(a).

Planning and decision making: Information is not an end in itself, but rather its purpose is to be useful for planning and decision making (operative, tactical and strategic decisions) (FASB, 1991) in the field of environmental management [39].

(b).

Rendering of accounts: As Meadows et al. [40] remark, “Information is key to transformation.” For this reason, in recent years the rendering of sustainability accounts and transparency in Corporate Social Responsibility [41,42] has been developed and has spread rapidly in recent years, as companies have been required to act more coherently with SD and social and management accounting.

For this reason, empirical analysis was carried out using the survey method. In this way, although most studies have focused on analysis of the environmental information published in the companies, annual reports, in recent decades, study of the role of accounting as a support for environmental management has also been empirically analyzed [43], and mainly covers the following subjects:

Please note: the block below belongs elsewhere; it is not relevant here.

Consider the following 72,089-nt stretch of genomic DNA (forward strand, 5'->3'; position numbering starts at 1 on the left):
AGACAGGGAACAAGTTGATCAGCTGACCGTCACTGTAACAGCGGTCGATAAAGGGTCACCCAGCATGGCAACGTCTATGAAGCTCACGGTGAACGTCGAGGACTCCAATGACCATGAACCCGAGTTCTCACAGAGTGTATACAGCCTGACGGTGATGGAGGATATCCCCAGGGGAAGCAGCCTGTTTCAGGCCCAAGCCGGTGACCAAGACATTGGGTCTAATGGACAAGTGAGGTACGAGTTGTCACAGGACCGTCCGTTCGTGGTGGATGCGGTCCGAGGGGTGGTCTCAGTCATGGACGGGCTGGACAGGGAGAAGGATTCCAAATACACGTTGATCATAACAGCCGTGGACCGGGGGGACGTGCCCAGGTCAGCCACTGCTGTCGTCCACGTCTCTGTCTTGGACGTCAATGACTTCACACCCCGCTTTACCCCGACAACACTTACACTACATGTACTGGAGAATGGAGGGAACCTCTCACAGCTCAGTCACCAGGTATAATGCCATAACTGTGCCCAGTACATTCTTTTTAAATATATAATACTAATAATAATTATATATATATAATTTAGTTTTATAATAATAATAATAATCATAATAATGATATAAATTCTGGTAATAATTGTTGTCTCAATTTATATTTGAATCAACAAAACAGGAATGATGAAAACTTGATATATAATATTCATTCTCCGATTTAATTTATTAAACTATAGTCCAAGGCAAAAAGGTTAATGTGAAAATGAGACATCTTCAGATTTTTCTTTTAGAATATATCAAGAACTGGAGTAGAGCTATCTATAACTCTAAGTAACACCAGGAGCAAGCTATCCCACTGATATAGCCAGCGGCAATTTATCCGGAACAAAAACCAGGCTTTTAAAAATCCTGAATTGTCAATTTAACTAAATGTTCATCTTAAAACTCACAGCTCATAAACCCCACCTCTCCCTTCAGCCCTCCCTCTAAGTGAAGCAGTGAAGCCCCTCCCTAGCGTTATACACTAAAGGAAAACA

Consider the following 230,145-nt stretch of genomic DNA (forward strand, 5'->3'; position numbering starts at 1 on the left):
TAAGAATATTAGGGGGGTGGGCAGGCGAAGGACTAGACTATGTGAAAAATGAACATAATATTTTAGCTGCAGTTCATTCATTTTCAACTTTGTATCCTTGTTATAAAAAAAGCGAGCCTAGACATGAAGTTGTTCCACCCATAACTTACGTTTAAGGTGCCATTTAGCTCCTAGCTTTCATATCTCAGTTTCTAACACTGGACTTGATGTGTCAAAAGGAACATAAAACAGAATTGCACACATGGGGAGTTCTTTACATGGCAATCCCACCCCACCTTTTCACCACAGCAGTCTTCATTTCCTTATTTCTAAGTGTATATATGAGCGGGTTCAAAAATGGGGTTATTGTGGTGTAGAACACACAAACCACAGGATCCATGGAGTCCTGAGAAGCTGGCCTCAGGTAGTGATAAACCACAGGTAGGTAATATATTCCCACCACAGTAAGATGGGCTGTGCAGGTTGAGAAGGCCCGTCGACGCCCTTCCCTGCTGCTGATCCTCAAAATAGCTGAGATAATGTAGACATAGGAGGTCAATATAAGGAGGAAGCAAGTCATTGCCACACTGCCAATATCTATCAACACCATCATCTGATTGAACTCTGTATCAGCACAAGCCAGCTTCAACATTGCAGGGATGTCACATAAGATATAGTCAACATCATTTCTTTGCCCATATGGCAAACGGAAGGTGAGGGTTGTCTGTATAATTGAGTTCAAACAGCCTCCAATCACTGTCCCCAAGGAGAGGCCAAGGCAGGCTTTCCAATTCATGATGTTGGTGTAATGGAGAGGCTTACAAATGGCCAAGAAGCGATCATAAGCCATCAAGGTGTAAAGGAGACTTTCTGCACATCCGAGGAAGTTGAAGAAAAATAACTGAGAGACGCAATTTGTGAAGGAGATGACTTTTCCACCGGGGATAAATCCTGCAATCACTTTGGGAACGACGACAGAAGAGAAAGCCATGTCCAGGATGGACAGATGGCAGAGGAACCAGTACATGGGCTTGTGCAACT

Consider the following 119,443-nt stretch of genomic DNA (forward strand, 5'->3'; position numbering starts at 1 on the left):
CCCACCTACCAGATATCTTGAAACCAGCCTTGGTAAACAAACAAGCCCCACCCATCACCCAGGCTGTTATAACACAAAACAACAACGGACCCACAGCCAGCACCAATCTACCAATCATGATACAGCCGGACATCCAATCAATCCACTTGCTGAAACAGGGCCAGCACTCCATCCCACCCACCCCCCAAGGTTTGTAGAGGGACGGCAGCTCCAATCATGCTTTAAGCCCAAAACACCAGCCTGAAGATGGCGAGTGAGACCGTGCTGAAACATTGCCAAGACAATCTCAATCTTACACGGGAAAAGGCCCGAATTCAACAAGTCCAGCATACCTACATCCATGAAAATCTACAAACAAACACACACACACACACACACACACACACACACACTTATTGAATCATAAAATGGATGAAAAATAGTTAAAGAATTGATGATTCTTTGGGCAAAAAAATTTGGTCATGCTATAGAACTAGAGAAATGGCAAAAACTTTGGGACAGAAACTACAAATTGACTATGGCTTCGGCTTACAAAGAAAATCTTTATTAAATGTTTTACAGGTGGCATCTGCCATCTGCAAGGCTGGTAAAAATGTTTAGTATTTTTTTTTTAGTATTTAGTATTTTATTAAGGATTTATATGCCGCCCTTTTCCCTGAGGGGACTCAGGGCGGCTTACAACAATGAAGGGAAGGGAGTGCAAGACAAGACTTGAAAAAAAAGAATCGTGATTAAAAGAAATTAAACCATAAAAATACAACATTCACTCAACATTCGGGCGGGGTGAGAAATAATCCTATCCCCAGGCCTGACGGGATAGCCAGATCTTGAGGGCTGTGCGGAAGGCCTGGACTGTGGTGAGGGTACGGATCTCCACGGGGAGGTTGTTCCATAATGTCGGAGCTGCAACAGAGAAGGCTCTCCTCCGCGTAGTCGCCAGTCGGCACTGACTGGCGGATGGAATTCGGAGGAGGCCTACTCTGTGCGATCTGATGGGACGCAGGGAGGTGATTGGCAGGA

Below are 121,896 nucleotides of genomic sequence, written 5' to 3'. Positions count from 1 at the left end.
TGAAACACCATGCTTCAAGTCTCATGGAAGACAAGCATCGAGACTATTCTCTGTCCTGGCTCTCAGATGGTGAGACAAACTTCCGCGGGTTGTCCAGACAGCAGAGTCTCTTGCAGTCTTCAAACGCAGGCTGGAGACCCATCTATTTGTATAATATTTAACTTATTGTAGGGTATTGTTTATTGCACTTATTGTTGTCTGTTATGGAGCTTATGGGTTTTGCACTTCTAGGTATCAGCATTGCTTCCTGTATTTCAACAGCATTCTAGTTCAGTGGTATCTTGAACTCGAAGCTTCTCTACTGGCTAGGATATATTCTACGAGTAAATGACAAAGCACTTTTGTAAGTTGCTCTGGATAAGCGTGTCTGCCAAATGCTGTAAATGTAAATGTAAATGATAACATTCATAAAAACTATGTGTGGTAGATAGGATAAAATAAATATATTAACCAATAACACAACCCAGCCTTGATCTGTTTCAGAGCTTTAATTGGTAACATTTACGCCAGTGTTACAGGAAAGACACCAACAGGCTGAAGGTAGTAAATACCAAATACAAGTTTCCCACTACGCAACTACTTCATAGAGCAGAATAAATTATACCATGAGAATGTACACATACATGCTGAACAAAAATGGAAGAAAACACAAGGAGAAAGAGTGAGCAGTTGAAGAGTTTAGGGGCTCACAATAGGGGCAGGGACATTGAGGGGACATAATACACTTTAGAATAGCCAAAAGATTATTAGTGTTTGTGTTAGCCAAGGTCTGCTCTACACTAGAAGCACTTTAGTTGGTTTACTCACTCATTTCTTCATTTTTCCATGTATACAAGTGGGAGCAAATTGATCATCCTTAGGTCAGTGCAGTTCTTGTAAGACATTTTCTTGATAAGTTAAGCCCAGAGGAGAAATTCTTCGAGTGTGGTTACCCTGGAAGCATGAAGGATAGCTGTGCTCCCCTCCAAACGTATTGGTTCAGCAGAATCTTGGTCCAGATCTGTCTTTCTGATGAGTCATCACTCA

-

The links existing between accounting and environmental management.

-

Management accounting system elements used in environmental management.

-

The active role of accounting in the organizational change related with interaction with society and the introduction of environmental management practices.

-

Definition of Environmental Management Accounting and information about its current practices.

From these studies, it can be concluded that the traditional accounting model, with its narrow focus on accounting figures, does not adequately capture the consequences of the company’s activities on the environment. Consequently, there has been a recent increase in the number of studies proposing different models to try to assess the contribution of business activity to Sustainable Development (hereafter SD) (for example, [9,10,14,16,17,19,44,45,46,47,48,49,50,51,52,53,54,55,56,57,58,59,60,61,62], which highlight the need for more critical reflection about the consideration and internalization of external factors.